Last night the Integritas program had its fourth seminar of the year, on "Paths to Holiness," led by Professor David Fagerberg of the Theology Department. The seminar explored questions such as: How are the works of mercy lived out by the saints? How can such diverse characters as Thomas Merton, St. Francis of Assisi, and St. Thomas Aquinas all be said to be holy? How can there be such a variety of ways to follow Christ? What do they have in common? What cause is there for a perceived tension between the corporal and spiritual works of mercy? How is this tension resolved? through readings by G.K. Chesterton (St. Francis of Assisi and St. Thomas Aquinas: The Dumb Ox), Thomas Merton (Seven Story Mountain and New Seeds of Contemplation), and the Sayings of the Desert Fathers.
Prof. Fagerberg began by giving the students an introduction to the origins of Christian monastic life, describing the experience of the first monks in the deserts of Egypt. The monks pursued a radical ascetical program in the desert, stripping away everything from their lives that might distract them from single-minded devotion to God. To this end, they took vows of poverty, chastity, obedience, and, in the case of Benedictines, stability of location. They divested themselves of their material attachments by their vow of poverty. Their celibacy served as a sign of their radical hope in the resurrection: they put their faith in Christ, not in genetic survival through children. Obedience is the perfection of poverty and chastity, because it is the giving up not of just particular objects or pursuits but of one's whole self.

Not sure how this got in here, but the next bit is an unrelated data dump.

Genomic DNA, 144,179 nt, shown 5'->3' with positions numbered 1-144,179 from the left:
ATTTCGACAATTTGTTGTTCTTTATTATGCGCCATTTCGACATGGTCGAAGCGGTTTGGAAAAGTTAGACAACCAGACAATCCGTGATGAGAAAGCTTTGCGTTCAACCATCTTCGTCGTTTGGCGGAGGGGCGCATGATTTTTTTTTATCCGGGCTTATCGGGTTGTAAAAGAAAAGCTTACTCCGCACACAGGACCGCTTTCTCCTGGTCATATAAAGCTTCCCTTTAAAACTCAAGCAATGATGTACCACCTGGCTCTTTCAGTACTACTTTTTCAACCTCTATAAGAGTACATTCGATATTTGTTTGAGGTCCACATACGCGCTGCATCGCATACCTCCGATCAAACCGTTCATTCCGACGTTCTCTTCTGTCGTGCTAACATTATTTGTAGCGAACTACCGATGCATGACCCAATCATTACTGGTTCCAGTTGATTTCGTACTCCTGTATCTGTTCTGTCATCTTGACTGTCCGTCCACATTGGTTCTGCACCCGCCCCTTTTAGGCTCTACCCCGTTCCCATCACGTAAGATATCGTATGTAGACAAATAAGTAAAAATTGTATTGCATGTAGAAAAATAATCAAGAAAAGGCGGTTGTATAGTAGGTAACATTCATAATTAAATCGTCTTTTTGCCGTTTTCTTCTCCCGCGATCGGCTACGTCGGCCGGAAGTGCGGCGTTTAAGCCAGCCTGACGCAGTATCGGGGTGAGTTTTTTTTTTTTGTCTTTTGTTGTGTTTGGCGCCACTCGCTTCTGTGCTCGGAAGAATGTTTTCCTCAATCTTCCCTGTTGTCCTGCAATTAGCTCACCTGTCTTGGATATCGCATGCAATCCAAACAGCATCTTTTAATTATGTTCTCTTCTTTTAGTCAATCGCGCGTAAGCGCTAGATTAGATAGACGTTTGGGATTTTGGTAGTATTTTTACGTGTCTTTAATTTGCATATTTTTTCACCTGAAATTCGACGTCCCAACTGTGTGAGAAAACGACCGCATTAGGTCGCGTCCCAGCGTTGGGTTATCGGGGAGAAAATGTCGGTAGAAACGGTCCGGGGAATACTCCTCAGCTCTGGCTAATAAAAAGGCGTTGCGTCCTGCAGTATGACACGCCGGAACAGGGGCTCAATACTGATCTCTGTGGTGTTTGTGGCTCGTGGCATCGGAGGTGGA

The first monks fled to the desert to do battle with the passions through ascetical discipline. They understood the word 'passion' not as we use the word currently in a positive sense, but rather as a purely negative temptation. The passions, under their understanding, are the mistaken use of thoughts, resulting in vice. The world is created good, but through the abuse of human freedom, we find ourselves entering into disordered relationships with good things. As Prof. Fagerberg put it, "There's nothing wrong with money, sex, and beer. It's avarice, lust, and gluttony that are the problem." Askesis, the athletic training of the spirit, puts us into right relationship with the created world, giving us the clear vision and purity of heart that contemplation of God requires. The road to contemplation begins with fasting, with prayer, and with alms giving. The destination is theologia, knowledge of God, which meant a relationship of love founded on prayer long before it meant an academic discipline. "Theology does not begin with the card catalogue; it begins with fasting."
The seminar helped us to prepare for our upcoming retreat this weekend to Gethsemani, Kentucky at the Trappist monastery where Thomas Merton was a monk. Pray for us, that our time of silence, prayer, and fasting there will lead us into a more intimate knowledge of God.